Christians targeted by Turkish displacement strategy in Syria


By Engy Magdy, Tablet Special

CAIRO – There does not appear to be an end in sight for the suffering of Christians in northern Syria, as Turkey and its allies in the region continue military escalation and bombing, prompting remaining Christians to flee and preventing others from returning to their homes and properties.

A displaced Syrian boy stands next to boxes of humanitarian aid in the back of a truck in the opposition-held town of Idlib in Syria on June 9, 2021 (Photo: CNS / Khalil Ashawi , Reuters)

On October 13, Turkish Foreign Minister Mevlut Cavusoglu declared that his country “will do what is necessary for its security”. The comments have raised fears of further bombing since Turkish President Recep Tayyip Erdogan pledged his Ankara-based regime is determined to eliminate “threats” from northern Syria.

Tensions between the “Syrian Democratic Forces” (SDF) of the Autonomous Administration of North and East Syria (AANES) on the one hand, and Turkish forces and Islamic factions backed by Ankara on the other , have resulted in a series of attacks since August. But Assyrian leaders in Syria and observers in Washington say the Turkish escalation targets Christians and other minorities.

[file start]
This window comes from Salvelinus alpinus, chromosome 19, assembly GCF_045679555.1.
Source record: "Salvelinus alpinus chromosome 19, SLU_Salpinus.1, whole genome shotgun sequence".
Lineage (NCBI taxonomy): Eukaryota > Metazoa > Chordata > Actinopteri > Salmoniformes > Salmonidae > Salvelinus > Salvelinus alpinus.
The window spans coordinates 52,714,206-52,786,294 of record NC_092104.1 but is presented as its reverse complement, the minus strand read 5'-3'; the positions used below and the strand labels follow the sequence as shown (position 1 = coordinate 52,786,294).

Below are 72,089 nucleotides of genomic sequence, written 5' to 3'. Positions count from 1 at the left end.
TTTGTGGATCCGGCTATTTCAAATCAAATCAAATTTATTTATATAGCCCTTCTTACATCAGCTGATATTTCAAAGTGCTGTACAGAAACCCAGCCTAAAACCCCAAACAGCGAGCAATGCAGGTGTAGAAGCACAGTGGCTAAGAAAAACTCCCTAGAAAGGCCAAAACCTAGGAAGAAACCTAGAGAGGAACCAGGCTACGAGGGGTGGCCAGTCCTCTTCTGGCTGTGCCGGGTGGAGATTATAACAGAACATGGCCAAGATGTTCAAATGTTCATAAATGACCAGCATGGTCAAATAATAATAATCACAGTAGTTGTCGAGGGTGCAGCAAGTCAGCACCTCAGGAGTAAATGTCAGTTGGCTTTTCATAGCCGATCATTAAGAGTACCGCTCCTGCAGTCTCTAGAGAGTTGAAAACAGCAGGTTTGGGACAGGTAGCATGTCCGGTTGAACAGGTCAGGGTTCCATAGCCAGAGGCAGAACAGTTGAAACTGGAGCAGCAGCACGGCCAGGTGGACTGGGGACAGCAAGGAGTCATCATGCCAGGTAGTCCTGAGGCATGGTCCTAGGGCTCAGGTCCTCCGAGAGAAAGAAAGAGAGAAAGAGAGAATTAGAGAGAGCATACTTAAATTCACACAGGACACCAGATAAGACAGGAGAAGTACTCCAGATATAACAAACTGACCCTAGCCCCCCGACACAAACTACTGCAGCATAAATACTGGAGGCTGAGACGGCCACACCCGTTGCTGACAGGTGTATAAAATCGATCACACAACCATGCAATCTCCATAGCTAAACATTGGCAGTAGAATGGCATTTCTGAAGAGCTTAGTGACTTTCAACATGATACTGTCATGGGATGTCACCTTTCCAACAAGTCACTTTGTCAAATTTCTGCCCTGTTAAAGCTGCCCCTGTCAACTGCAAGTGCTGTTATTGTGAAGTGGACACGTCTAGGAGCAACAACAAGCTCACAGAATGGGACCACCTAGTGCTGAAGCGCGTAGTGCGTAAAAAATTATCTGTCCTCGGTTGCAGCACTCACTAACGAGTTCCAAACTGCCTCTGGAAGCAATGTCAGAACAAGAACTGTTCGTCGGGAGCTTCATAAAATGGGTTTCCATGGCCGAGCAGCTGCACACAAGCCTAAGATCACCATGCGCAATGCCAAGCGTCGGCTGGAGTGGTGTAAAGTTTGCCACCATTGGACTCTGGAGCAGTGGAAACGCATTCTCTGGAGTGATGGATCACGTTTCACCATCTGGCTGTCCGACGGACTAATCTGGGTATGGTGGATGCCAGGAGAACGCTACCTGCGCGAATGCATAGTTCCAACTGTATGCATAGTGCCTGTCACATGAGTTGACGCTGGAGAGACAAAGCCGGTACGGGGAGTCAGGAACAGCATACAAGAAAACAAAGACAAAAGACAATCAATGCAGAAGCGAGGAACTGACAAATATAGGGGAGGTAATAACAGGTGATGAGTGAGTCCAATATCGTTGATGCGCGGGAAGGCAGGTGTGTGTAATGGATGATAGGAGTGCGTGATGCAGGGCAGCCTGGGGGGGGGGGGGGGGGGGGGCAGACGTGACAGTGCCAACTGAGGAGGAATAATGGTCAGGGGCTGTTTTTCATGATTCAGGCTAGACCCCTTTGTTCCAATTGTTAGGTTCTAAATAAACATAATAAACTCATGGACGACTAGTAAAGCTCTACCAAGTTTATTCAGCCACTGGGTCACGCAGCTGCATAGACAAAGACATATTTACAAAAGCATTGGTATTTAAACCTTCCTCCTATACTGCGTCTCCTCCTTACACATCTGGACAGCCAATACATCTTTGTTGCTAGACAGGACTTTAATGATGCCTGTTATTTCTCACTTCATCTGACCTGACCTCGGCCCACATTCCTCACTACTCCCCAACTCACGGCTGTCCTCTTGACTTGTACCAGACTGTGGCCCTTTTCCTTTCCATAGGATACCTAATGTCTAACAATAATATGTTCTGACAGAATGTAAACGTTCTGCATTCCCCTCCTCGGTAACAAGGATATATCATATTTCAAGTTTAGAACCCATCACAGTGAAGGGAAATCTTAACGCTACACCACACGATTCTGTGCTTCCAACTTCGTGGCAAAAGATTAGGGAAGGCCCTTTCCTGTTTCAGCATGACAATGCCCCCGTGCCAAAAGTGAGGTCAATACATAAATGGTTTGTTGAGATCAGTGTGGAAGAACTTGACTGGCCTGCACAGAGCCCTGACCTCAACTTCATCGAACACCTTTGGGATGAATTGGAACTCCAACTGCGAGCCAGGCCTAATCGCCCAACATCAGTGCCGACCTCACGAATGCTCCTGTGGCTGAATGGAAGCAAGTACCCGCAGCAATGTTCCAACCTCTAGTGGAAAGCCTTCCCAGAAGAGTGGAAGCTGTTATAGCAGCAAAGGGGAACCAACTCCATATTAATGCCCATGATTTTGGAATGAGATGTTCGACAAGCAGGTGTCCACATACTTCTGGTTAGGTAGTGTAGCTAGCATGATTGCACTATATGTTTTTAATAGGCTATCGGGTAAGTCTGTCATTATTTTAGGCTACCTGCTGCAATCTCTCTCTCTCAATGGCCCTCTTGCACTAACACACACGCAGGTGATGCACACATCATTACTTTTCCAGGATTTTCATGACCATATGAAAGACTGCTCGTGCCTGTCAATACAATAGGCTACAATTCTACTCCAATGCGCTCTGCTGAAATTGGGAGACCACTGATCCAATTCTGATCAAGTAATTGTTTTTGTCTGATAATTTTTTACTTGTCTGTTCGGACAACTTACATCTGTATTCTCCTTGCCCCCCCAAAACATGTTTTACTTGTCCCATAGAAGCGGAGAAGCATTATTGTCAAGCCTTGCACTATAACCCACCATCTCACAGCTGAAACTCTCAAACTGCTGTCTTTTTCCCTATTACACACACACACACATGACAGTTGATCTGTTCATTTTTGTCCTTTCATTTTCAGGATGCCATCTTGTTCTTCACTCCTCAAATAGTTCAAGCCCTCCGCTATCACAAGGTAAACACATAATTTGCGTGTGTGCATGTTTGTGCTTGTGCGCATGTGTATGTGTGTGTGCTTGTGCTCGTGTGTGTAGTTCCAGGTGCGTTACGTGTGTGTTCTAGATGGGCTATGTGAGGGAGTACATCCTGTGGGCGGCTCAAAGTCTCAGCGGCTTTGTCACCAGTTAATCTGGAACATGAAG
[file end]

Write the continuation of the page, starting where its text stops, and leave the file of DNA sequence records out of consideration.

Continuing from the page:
Demographic change

“The forced displacement of minorities in northern Syria” is certainly a priority for Turkey. There are methods used by Turkish-backed extremist groups to prevent the return of Christians and other residents northern Syria.

“These groups seized homes, land and other property from residents who fled almost two years ago when the Turkish army invaded the area in 2019,” Sanharib Barsoum, chairman of the Syriac Union Party. “This is a systematic displacement… In the presence of these groups, nothing encourages the displaced to return to their homes.

“We know about Turkey’s demographic change policy. This has already been done before in Afrin and other cities… Now it is implemented in Tal Abyad and Ras al-Ain through [Turkey’s] proxy groups, ”Barsoum continued. “It is Erdogan’s policy of demographic change and Turkification of these areas as part of his larger plan to fully occupy northern Syria.”